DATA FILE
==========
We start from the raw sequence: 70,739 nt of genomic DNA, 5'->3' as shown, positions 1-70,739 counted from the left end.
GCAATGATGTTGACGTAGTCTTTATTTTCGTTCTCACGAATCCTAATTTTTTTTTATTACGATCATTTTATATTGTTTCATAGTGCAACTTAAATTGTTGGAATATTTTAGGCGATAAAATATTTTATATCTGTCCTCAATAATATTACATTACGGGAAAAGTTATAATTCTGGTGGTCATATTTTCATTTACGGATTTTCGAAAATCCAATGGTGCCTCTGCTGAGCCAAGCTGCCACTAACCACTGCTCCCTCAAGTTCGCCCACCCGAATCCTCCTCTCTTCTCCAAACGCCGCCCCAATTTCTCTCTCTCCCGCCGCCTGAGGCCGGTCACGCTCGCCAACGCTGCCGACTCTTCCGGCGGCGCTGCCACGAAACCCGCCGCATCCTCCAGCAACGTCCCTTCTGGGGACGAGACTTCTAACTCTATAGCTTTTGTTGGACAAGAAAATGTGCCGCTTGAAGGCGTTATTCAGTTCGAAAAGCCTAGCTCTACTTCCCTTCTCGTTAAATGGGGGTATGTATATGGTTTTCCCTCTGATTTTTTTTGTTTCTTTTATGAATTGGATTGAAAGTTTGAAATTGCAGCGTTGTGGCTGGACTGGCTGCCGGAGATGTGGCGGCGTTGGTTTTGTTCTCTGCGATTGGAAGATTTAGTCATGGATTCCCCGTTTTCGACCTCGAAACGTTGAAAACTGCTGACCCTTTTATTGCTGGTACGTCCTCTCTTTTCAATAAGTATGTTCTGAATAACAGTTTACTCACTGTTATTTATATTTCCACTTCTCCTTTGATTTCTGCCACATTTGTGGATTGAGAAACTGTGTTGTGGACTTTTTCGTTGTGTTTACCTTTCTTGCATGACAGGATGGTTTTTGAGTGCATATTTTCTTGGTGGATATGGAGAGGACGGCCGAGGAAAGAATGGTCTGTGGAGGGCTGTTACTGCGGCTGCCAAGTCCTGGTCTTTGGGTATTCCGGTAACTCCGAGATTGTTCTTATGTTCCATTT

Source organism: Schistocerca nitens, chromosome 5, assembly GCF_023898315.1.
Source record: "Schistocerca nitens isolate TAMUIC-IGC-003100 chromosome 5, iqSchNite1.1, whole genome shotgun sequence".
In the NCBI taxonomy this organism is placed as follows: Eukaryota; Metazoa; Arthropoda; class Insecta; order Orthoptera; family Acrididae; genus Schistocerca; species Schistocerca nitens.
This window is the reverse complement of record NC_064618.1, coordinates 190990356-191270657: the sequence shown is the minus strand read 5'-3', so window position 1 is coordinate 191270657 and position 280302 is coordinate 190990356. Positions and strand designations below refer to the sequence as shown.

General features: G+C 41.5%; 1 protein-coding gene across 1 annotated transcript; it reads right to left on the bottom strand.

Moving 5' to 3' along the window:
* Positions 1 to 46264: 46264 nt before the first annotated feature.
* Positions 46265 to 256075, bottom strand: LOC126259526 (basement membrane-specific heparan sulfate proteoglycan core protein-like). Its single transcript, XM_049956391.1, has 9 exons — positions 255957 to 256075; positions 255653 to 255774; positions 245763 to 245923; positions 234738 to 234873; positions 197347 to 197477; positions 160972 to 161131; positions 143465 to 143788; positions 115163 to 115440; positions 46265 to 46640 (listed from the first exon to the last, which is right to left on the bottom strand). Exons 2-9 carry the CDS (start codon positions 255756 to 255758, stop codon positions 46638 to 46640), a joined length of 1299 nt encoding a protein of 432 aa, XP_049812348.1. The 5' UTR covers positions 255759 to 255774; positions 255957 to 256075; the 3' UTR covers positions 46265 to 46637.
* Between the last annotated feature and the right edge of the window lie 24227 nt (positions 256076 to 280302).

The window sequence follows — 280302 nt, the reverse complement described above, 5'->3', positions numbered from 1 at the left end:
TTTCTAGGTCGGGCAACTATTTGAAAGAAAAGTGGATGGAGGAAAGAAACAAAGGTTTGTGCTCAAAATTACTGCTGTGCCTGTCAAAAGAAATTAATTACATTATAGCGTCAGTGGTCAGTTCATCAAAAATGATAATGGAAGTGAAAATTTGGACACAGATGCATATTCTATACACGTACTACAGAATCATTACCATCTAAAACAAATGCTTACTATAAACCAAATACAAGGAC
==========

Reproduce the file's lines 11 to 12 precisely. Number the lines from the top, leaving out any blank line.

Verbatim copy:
* Between the last annotated feature and the right edge of the window lie 24227 nt (positions 256076 to 280302).

The window sequence follows — 280302 nt, the reverse complement described above, 5'->3', positions numbered from 1 at the left end: